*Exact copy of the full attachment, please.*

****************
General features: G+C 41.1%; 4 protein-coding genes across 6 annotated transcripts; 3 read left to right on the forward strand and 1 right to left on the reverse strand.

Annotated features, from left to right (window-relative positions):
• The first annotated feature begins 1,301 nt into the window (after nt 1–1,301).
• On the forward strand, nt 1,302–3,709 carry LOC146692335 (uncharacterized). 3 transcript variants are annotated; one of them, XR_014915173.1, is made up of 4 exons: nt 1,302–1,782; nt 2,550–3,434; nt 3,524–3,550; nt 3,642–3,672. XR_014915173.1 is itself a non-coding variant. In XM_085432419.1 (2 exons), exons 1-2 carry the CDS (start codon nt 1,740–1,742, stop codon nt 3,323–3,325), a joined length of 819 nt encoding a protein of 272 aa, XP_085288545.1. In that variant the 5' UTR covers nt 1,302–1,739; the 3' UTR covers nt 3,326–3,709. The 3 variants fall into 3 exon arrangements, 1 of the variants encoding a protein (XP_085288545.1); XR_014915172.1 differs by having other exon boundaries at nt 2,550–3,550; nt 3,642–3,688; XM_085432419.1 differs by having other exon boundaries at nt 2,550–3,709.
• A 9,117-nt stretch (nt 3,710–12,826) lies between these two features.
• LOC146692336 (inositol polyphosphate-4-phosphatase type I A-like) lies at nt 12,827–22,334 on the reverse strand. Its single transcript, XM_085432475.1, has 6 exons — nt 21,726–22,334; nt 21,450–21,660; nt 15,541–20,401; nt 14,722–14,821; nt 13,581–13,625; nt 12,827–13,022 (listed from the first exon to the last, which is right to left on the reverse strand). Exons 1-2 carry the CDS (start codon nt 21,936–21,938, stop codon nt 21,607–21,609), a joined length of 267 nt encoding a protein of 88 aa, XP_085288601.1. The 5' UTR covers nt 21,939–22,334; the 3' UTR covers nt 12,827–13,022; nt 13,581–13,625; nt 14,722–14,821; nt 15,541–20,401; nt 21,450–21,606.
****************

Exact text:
General features: G+C 41.1%; 4 protein-coding genes across 6 annotated transcripts; 3 read left to right on the forward strand and 1 right to left on the reverse strand.

Annotated features, from left to right (window-relative positions):
• The first annotated feature begins 1,301 nt into the window (after nt 1–1,301).
• On the forward strand, nt 1,302–3,709 carry LOC146692335 (uncharacterized). 3 transcript variants are annotated; one of them, XR_014915173.1, is made up of 4 exons: nt 1,302–1,782; nt 2,550–3,434; nt 3,524–3,550; nt 3,642–3,672. XR_014915173.1 is itself a non-coding variant. In XM_085432419.1 (2 exons), exons 1-2 carry the CDS (start codon nt 1,740–1,742, stop codon nt 3,323–3,325), a joined length of 819 nt encoding a protein of 272 aa, XP_085288545.1. In that variant the 5' UTR covers nt 1,302–1,739; the 3' UTR covers nt 3,326–3,709. The 3 variants fall into 3 exon arrangements, 1 of the variants encoding a protein (XP_085288545.1); XR_014915172.1 differs by having other exon boundaries at nt 2,550–3,550; nt 3,642–3,688; XM_085432419.1 differs by having other exon boundaries at nt 2,550–3,709.
• A 9,117-nt stretch (nt 3,710–12,826) lies between these two features.
• LOC146692336 (inositol polyphosphate-4-phosphatase type I A-like) lies at nt 12,827–22,334 on the reverse strand. Its single transcript, XM_085432475.1, has 6 exons — nt 21,726–22,334; nt 21,450–21,660; nt 15,541–20,401; nt 14,722–14,821; nt 13,581–13,625; nt 12,827–13,022 (listed from the first exon to the last, which is right to left on the reverse strand). Exons 1-2 carry the CDS (start codon nt 21,936–21,938, stop codon nt 21,607–21,609), a joined length of 267 nt encoding a protein of 88 aa, XP_085288601.1. The 5' UTR covers nt 21,939–22,334; the 3' UTR covers nt 12,827–13,022; nt 13,581–13,625; nt 14,722–14,821; nt 15,541–20,401; nt 21,450–21,606.